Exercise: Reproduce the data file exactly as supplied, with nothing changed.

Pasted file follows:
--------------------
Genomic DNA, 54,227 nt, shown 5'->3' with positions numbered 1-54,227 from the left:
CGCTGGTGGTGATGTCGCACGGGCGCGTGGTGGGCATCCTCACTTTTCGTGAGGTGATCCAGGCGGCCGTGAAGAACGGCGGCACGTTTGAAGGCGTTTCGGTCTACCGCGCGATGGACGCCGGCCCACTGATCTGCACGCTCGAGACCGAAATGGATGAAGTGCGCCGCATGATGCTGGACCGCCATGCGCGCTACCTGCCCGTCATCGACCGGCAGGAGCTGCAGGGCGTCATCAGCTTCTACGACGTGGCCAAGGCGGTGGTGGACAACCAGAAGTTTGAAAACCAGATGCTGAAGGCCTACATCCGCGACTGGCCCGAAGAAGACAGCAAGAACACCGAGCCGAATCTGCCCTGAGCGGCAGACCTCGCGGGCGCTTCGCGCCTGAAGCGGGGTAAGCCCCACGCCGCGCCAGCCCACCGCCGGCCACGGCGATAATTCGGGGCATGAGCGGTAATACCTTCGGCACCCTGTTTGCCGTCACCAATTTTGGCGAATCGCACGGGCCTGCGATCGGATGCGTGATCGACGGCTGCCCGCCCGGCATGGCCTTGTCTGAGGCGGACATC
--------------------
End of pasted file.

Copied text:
Genomic DNA, 54,227 nt, shown 5'->3' with positions numbered 1-54,227 from the left:
CGCTGGTGGTGATGTCGCACGGGCGCGTGGTGGGCATCCTCACTTTTCGTGAGGTGATCCAGGCGGCCGTGAAGAACGGCGGCACGTTTGAAGGCGTTTCGGTCTACCGCGCGATGGACGCCGGCCCACTGATCTGCACGCTCGAGACCGAAATGGATGAAGTGCGCCGCATGATGCTGGACCGCCATGCGCGCTACCTGCCCGTCATCGACCGGCAGGAGCTGCAGGGCGTCATCAGCTTCTACGACGTGGCCAAGGCGGTGGTGGACAACCAGAAGTTTGAAAACCAGATGCTGAAGGCCTACATCCGCGACTGGCCCGAAGAAGACAGCAAGAACACCGAGCCGAATCTGCCCTGAGCGGCAGACCTCGCGGGCGCTTCGCGCCTGAAGCGGGGTAAGCCCCACGCCGCGCCAGCCCACCGCCGGCCACGGCGATAATTCGGGGCATGAGCGGTAATACCTTCGGCACCCTGTTTGCCGTCACCAATTTTGGCGAATCGCACGGGCCTGCGATCGGATGCGTGATCGACGGCTGCCCGCCCGGCATGGCCTTGTCTGAGGCGGACATC